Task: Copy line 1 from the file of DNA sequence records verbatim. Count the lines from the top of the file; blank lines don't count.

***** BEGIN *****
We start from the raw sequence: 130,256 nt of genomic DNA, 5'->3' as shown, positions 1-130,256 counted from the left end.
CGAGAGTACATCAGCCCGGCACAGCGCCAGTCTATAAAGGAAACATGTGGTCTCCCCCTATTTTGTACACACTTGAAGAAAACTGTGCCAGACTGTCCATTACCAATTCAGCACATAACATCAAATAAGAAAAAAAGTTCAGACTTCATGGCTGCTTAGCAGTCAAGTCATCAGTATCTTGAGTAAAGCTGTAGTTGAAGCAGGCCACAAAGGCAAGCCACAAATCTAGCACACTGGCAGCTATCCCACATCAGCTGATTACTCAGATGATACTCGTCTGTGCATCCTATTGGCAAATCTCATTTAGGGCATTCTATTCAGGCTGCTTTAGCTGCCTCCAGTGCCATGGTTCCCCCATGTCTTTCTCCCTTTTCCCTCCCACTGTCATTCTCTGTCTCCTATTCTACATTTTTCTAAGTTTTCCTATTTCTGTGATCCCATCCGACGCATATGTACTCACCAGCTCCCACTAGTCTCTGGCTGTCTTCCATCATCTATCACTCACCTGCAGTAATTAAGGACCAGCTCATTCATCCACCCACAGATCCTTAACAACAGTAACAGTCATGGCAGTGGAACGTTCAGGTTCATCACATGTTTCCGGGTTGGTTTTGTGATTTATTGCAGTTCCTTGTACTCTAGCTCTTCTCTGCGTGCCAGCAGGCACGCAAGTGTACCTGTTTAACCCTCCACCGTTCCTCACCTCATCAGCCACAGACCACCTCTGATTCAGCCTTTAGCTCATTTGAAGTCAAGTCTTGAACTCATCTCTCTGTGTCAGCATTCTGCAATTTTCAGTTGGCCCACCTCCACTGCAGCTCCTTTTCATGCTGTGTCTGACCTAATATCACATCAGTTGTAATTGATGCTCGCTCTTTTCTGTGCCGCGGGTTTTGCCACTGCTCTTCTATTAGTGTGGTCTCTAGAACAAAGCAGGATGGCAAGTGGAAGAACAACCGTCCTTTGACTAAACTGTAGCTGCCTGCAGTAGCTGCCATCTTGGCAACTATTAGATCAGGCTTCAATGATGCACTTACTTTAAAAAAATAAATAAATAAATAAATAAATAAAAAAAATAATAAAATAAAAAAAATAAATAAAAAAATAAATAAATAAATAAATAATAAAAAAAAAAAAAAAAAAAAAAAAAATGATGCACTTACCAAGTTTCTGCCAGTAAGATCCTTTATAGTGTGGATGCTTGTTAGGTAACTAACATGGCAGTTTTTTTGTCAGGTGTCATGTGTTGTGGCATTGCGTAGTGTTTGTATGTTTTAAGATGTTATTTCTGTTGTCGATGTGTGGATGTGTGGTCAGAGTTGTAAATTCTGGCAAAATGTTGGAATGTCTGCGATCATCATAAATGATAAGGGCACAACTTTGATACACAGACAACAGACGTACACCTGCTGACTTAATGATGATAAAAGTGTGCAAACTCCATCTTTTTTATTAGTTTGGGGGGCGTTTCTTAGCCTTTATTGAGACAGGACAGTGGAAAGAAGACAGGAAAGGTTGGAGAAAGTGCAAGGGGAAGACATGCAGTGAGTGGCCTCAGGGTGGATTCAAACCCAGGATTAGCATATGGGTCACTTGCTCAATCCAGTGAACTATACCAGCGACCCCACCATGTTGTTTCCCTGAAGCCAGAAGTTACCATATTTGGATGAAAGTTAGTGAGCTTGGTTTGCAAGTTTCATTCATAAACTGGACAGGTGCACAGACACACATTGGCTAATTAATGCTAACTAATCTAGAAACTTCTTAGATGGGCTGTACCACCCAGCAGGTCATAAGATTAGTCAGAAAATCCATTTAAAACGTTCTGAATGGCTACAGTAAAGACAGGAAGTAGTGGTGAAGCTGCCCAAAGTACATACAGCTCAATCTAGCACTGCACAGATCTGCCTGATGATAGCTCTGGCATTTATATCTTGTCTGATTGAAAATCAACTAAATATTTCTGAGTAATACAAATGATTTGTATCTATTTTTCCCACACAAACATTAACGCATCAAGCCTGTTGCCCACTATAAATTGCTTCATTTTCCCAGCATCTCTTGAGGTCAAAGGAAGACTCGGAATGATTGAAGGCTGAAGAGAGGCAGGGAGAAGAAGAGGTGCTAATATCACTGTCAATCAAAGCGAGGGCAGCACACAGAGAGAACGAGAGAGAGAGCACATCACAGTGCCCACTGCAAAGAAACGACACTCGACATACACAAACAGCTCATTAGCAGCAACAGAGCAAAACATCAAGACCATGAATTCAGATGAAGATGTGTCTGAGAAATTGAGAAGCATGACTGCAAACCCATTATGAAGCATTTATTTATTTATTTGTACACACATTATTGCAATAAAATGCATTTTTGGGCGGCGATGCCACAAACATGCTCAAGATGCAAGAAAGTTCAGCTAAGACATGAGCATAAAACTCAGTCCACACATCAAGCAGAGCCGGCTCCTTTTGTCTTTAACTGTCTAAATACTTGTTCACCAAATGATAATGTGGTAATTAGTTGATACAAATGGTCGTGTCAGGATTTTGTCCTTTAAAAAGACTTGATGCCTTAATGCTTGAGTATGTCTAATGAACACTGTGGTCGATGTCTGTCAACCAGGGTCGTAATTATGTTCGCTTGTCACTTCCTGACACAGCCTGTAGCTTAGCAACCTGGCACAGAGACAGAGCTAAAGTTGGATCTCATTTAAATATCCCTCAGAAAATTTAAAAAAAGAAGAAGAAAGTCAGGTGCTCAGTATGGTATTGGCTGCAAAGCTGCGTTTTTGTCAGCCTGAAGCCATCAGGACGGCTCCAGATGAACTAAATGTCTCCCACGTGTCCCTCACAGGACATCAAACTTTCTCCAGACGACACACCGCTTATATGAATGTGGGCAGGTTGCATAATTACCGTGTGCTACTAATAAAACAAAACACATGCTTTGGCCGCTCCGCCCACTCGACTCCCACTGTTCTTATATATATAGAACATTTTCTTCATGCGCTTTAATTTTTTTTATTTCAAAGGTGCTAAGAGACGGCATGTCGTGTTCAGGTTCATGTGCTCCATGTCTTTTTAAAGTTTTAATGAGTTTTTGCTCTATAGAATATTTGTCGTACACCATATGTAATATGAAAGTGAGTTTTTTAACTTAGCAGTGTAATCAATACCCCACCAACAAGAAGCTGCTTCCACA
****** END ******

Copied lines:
We start from the raw sequence: 130,256 nt of genomic DNA, 5'->3' as shown, positions 1-130,256 counted from the left end.